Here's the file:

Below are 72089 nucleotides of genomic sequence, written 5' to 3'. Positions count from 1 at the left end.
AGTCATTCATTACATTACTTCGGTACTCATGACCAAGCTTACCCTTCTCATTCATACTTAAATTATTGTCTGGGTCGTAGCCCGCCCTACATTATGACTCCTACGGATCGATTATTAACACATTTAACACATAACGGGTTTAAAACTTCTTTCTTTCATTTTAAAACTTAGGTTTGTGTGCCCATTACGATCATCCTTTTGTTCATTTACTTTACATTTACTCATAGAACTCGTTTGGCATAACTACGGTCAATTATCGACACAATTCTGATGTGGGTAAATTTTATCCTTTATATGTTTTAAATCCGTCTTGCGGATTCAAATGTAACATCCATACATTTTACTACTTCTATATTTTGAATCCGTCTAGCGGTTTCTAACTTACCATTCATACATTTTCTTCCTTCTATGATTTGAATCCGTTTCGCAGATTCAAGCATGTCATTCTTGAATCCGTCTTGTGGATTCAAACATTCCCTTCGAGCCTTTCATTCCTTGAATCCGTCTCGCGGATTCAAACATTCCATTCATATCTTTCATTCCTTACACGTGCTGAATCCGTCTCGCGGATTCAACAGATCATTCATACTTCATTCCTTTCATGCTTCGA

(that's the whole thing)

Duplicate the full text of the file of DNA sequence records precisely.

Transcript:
Below are 72089 nucleotides of genomic sequence, written 5' to 3'. Positions count from 1 at the left end.
AGTCATTCATTACATTACTTCGGTACTCATGACCAAGCTTACCCTTCTCATTCATACTTAAATTATTGTCTGGGTCGTAGCCCGCCCTACATTATGACTCCTACGGATCGATTATTAACACATTTAACACATAACGGGTTTAAAACTTCTTTCTTTCATTTTAAAACTTAGGTTTGTGTGCCCATTACGATCATCCTTTTGTTCATTTACTTTACATTTACTCATAGAACTCGTTTGGCATAACTACGGTCAATTATCGACACAATTCTGATGTGGGTAAATTTTATCCTTTATATGTTTTAAATCCGTCTTGCGGATTCAAATGTAACATCCATACATTTTACTACTTCTATATTTTGAATCCGTCTAGCGGTTTCTAACTTACCATTCATACATTTTCTTCCTTCTATGATTTGAATCCGTTTCGCAGATTCAAGCATGTCATTCTTGAATCCGTCTTGTGGATTCAAACATTCCCTTCGAGCCTTTCATTCCTTGAATCCGTCTCGCGGATTCAAACATTCCATTCATATCTTTCATTCCTTACACGTGCTGAATCCGTCTCGCGGATTCAACAGATCATTCATACTTCATTCCTTTCATGCTTCGA